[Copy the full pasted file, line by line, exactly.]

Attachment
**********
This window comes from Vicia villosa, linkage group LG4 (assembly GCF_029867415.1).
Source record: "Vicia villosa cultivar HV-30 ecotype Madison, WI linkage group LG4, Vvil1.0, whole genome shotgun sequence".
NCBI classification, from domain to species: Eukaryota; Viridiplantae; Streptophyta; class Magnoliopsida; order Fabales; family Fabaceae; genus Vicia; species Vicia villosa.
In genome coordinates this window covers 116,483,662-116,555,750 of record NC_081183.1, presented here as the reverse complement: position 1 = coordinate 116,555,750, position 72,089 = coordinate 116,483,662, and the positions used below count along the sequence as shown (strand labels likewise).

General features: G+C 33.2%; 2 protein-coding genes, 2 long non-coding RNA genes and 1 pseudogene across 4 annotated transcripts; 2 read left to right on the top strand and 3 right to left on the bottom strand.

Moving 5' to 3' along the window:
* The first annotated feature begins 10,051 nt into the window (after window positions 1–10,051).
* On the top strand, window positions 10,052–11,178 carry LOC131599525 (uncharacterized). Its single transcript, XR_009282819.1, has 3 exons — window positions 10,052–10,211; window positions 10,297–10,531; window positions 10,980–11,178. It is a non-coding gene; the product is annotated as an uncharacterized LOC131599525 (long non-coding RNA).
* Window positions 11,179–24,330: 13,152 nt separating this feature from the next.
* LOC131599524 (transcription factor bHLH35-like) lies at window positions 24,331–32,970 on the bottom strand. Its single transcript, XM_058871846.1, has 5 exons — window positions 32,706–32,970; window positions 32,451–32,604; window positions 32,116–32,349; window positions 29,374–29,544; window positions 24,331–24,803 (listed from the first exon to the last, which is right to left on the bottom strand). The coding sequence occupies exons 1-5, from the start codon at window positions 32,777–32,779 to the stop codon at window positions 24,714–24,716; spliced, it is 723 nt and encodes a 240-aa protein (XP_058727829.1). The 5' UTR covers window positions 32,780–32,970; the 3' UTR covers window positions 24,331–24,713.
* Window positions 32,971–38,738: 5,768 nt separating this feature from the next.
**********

This window comes from Vicia villosa, linkage group LG4 (assembly GCF_029867415.1).
Source record: "Vicia villosa cultivar HV-30 ecotype Madison, WI linkage group LG4, Vvil1.0, whole genome shotgun sequence".
NCBI classification, from domain to species: Eukaryota; Viridiplantae; Streptophyta; class Magnoliopsida; order Fabales; family Fabaceae; genus Vicia; species Vicia villosa.
In genome coordinates this window covers 116,483,662-116,555,750 of record NC_081183.1, presented here as the reverse complement: position 1 = coordinate 116,555,750, position 72,089 = coordinate 116,483,662, and the positions used below count along the sequence as shown (strand labels likewise).

General features: G+C 33.2%; 2 protein-coding genes, 2 long non-coding RNA genes and 1 pseudogene across 4 annotated transcripts; 2 read left to right on the top strand and 3 right to left on the bottom strand.

Moving 5' to 3' along the window:
* The first annotated feature begins 10,051 nt into the window (after window positions 1–10,051).
* On the top strand, window positions 10,052–11,178 carry LOC131599525 (uncharacterized). Its single transcript, XR_009282819.1, has 3 exons — window positions 10,052–10,211; window positions 10,297–10,531; window positions 10,980–11,178. It is a non-coding gene; the product is annotated as an uncharacterized LOC131599525 (long non-coding RNA).
* Window positions 11,179–24,330: 13,152 nt separating this feature from the next.
* LOC131599524 (transcription factor bHLH35-like) lies at window positions 24,331–32,970 on the bottom strand. Its single transcript, XM_058871846.1, has 5 exons — window positions 32,706–32,970; window positions 32,451–32,604; window positions 32,116–32,349; window positions 29,374–29,544; window positions 24,331–24,803 (listed from the first exon to the last, which is right to left on the bottom strand). The coding sequence occupies exons 1-5, from the start codon at window positions 32,777–32,779 to the stop codon at window positions 24,714–24,716; spliced, it is 723 nt and encodes a 240-aa protein (XP_058727829.1). The 5' UTR covers window positions 32,780–32,970; the 3' UTR covers window positions 24,331–24,713.
* Window positions 32,971–38,738: 5,768 nt separating this feature from the next.